Act now to slow speeding drivers
The Park Ward Labour Team and I were recently called out to an incident: a light blue car had crashed into a resident's garden wall, scattering bricks, and leaving debris strewn all over the pavement, writes cllr Shaz Nawaz, leader of the Labour group on Peterborough City Council.
Apparently, it was due to a “boy racer” losing control of his vehicle.
My colleague, Councillor Ferris, had to tweet the council in order to get them to clear up the mess.
This incident is one among many in our city; in my first column, I highlighted how a white Astra car, which had also been involved in an accident, was left in the middle of Bourges Boulevard for over a week.
It’s rare that a week goes by and we don’t read in this newspaper about some traffic incident which has damaged property, people or even cost lives. Like many cities in our country, Peterborough has reached breaking point with its traffic problems.
Yet, given cuts to public transport, people are more reliant on the car to get around our city than ever.
Something has to give: the Park Ward team already works with local residents on Speedwatch initiatives. If you’d like to set-up Speedwatch in your area then please do get in touch.
Additionally, the council should help local residents set up co-operative transport services to reduce reliance on the automobile. Furthermore, we need to look at speed limits and how they are enforced, punished and rewarded.
A number of cities have adopted the motto, “Twenty’s Plenty”. This speed restriction exists in parts of Peterborough: the village of Thorney has a 20mph zone outside the Duke of Bedford school.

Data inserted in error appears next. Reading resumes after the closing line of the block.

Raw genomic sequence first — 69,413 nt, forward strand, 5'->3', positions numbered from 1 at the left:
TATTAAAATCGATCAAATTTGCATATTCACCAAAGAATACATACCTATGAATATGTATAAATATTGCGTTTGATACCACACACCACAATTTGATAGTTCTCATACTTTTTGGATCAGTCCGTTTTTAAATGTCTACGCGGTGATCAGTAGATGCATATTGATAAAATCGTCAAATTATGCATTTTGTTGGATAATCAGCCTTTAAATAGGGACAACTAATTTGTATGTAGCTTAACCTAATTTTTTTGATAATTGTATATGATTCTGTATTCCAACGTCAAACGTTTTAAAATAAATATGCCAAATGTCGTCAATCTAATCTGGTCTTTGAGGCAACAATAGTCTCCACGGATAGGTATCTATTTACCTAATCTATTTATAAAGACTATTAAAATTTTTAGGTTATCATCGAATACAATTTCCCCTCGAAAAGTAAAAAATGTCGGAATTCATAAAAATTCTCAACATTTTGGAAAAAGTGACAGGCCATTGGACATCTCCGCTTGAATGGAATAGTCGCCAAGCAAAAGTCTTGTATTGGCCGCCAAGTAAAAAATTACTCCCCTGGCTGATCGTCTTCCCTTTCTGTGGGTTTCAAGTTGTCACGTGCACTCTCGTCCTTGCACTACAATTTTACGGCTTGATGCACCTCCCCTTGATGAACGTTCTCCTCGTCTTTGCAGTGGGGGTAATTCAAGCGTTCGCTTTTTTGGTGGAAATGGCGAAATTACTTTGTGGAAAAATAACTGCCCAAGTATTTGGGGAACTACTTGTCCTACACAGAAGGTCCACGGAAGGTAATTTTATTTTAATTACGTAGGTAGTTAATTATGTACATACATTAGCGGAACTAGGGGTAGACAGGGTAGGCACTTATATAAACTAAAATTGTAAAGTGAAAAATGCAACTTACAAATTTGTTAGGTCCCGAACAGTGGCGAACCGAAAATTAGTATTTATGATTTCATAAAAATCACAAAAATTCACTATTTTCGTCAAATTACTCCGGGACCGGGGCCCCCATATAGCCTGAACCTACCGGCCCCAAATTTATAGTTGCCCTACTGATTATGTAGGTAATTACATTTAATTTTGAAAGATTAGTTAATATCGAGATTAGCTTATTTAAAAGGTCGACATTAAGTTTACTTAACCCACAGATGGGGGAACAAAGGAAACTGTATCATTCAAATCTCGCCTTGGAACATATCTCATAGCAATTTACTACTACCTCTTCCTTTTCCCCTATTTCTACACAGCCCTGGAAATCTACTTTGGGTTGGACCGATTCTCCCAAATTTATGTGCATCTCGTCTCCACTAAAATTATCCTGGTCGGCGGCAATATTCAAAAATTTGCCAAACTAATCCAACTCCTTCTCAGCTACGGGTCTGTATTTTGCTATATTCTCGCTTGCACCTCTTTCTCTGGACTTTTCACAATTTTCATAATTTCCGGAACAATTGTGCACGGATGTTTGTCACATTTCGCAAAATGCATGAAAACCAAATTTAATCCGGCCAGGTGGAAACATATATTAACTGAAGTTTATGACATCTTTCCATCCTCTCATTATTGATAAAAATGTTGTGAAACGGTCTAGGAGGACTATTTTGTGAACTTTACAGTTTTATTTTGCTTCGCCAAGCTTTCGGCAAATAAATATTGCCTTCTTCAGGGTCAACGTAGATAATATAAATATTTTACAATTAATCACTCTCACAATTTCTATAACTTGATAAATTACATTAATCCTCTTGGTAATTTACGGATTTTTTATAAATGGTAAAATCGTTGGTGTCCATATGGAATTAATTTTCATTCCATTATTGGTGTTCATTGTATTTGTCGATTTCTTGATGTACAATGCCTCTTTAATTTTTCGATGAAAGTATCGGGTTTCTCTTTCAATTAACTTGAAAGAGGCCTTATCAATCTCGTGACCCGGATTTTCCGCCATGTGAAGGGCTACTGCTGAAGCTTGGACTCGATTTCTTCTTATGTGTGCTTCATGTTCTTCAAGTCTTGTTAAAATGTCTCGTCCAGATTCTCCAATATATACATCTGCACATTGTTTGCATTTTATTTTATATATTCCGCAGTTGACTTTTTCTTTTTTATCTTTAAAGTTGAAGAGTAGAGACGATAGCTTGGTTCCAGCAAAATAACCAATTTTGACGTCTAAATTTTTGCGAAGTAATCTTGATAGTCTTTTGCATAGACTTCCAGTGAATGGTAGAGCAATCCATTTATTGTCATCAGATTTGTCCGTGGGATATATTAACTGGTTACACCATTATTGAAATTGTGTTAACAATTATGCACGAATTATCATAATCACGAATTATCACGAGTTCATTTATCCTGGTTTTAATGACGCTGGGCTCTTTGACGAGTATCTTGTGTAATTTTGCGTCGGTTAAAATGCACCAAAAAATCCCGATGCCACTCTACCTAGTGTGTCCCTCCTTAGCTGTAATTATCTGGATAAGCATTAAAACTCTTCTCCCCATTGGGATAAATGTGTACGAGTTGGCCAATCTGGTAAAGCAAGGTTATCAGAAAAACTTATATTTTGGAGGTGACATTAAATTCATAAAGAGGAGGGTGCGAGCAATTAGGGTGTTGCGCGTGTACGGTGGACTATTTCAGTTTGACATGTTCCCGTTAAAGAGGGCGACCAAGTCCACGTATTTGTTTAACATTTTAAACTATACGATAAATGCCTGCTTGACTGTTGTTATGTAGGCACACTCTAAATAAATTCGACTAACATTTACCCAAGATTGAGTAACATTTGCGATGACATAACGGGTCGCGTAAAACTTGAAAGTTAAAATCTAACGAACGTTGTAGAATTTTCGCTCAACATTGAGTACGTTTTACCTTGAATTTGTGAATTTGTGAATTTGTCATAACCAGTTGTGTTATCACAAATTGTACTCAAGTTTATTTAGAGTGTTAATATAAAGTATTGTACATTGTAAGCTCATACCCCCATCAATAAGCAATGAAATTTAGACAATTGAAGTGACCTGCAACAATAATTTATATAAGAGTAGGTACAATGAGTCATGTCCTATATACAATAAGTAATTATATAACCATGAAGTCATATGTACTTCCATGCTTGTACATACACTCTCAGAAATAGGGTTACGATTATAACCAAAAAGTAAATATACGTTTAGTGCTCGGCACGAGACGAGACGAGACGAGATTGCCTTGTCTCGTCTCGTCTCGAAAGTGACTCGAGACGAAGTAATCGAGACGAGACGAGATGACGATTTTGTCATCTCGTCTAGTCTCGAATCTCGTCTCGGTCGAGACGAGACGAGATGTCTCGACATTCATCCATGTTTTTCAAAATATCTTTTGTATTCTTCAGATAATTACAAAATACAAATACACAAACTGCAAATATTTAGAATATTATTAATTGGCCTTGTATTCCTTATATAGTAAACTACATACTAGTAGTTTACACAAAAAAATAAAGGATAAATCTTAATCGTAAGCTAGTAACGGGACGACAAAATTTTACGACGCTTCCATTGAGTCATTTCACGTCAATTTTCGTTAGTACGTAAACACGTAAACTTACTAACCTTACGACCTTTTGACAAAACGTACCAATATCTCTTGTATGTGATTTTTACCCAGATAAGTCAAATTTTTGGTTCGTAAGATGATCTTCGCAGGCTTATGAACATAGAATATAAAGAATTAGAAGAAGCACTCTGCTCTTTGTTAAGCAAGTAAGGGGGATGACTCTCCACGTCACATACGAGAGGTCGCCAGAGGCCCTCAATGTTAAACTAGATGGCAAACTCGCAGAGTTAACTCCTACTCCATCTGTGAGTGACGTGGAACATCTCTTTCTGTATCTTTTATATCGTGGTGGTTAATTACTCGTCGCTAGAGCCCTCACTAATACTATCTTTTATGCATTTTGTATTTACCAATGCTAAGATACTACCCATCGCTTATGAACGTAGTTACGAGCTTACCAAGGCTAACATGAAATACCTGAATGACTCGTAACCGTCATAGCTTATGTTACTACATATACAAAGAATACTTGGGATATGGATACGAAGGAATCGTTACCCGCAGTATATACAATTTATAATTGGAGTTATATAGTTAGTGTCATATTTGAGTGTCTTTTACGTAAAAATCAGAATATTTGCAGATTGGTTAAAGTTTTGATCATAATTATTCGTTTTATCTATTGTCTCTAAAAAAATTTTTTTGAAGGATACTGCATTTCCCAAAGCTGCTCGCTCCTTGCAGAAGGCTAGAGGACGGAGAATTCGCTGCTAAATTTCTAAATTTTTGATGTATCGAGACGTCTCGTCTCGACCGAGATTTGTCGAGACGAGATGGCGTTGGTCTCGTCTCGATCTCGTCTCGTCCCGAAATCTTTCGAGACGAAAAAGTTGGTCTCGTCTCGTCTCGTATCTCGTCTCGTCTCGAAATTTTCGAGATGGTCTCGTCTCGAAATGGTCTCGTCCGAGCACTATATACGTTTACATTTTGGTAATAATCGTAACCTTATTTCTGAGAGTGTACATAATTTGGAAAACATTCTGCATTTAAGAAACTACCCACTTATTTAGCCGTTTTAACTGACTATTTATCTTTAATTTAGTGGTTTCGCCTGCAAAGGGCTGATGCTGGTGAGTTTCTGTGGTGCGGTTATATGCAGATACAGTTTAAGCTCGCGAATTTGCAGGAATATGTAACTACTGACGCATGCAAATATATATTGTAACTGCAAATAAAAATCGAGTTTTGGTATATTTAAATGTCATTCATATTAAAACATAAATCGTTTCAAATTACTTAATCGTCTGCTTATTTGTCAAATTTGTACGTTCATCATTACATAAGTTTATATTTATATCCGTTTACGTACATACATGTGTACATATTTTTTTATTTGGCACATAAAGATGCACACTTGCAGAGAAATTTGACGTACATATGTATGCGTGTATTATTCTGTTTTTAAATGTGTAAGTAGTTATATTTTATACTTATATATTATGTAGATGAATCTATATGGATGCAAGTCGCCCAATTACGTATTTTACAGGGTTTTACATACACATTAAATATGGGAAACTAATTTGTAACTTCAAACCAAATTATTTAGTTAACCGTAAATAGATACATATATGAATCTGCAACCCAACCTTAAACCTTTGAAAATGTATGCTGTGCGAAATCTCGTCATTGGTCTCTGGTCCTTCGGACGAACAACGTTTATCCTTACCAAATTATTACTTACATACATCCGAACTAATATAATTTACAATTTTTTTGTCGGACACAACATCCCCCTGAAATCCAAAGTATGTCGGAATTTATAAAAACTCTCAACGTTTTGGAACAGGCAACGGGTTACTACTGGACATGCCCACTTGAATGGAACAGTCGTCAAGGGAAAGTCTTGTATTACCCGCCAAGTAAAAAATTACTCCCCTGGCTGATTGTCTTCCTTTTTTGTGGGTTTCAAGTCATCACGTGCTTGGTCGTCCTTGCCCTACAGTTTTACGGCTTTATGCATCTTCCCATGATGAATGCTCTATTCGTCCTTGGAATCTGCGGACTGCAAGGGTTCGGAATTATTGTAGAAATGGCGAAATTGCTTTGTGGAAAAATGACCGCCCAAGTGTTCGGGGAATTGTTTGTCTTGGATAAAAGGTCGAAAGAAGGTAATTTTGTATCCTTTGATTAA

The village of Glinton has this speed restriction on its High Street. Surely, what is good for the maintenance of the peace in our rural areas is just as beneficial for more built up neighbourhoods. We also need stronger enforcement: the “boy racers” who crash into garden walls are an extreme example. The perpetrator will no doubt be caught and face punishment. However, incidents which are “close shaves” are even more prevalent. We need to work with law enforcement in order to disabuse people from reckless driving. We should also work with insurance companies; Aviva, for example, encourages people to install an app on their phones to monitor their driving. Those who are careful are rewarded with lower premiums; given that Peterborough is home to one of the leading insurance comparison websites in the United Kingdom, surely there is scope for a partnership to create a scheme to reward good drivers with financial rewards. All of the proposals I have mentioned could be done with minimal cost: signs can be altered easily to reflect updated speed limits. Closer co-operation with law enforcement should be done as a matter of course. No doubt insurance companies would gladly assist in a scheme that would give them better data about those they cover. We merely need the imagination, the will and an unwillingness to accept the status quo.